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Davis

Davis, California

Wednesday, October 20, 2021

Graduate students and university ratify long debated contract

After months of bargaining, UAW Local 2865 has finally signed a contract that will increase salaries, health care coverage and childcare for teaching assistants, tutors and readers in the UC system.

The UAW bargaining team reached a tentative agreement with the UC system in November 2010, which prompted a ‘Vote No’ campaign from members of UAW who felt the contract did not provide enough. However, 2,421 out of 3,878 union members ratified the contract – a 62 percent majority – during a vote that ended on Dec. 2.

“This agreement represents real progress in the current economic climate,” said Rachel Vandagriff, a graduate student instructor in the music department at UC Berkeley and head steward for UAW Local 2865.  “Not only are there significant victories in this contract, but it lays the groundwork for us to fight for even greater gains in the future on issues that are critical to academic student employees.”

The contract will provide a minimum of a 2 percent increase in salary for the next three years and a promise of a higher increase if the California budget improves. Furthermore, the contract promises a tripling in childcare subsidies and improved health care.

The results of the ratification vote were highly varied among the different UC campuses. At UC Davis, 139 union members, or 58.9 percent, voted yes for the contract. UC Berkeley and UC Santa Cruz had the most students voting no for the ratification – 78.8 percent and 90.3 percent, respectively.

One of the ‘Vote No’ campaign’s main concerns was that the increase in wages would still not be enough to support present standards of living.

“I believe our current union leadership conceded to this agreement after disingenuous efforts at both organizing and bargaining. I think we can do better,” said Cheryl Deutsch,? a graduate student in the department of anthropology at ?UC Irvine, on the ‘For a Democratic University’ blog, in support of the ‘Vote No’ campaign.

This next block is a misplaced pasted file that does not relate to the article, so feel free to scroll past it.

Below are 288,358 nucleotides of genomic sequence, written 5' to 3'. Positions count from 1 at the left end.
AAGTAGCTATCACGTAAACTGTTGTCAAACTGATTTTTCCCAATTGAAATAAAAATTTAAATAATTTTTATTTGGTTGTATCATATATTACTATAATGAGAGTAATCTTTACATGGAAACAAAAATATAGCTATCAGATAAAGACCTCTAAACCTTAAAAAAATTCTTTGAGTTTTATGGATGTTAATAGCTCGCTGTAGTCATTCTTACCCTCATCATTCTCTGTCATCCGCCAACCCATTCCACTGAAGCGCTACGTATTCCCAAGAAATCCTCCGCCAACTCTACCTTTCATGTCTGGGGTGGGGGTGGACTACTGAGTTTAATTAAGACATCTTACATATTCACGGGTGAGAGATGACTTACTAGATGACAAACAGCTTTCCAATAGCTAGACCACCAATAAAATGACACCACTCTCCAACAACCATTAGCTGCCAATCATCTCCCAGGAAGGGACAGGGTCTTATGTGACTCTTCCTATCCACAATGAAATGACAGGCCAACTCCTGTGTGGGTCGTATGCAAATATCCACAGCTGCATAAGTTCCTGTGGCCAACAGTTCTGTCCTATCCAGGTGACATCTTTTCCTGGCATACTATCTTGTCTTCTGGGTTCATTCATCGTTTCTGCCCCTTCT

The ‘Vote No’ campaign was looking to send UAW and UC back to the bargaining tables for a stronger contract that would include guaranteed housing, free childcare subsidies and wages that could cover the increasing cost of living.

However, others feel that in California’s current economic crisis, the contract represents stability that is important for UAW and the UC system.

“Grass roots union members have voted decisively in support of our bargaining committee’s efforts negotiating this contract,” said Marko Budisic, a graduate student in mechanical engineering at UC Santa Barbara. “We need this kind of economic stability when the state budget is in such a chaotic situation. I can breathe a little easier while I plan my academic career.”

Christine Petit, president of UAW Local 2865, said many feel the contract is a stepping stone in helping the UC system stay afloat during a difficult time.

“Now that the contract is successfully ratified by the membership, we can redouble our efforts at making UC an excellent, affordable public university,” she said.

Daraka Larimore-Hall, northern vice president of UAW and a graduate student at UC Santa Barbara, highlighted the importance of following through with the contract.

“The contract is only a piece of paper unless it is actively enforced. The next step is to make sure that everywhere our members are working, the contract is being respected and implemented,” he said. “And that takes the active participation of all of our members.”

Despite the ‘Vote No’ campaign, many are glad that the contract was ratified and look to the future with optimism.

“It’s an amazing contract,” Larimore-Hall said. “For us to win a contract that was all gains – we lost nothing – in the middle of a budget crisis and when other public employees are taking really severe hits to their wages, it’s a really great step forward.”

HANNAH STRUMWASSER can be reached at campus@theaggie.org.

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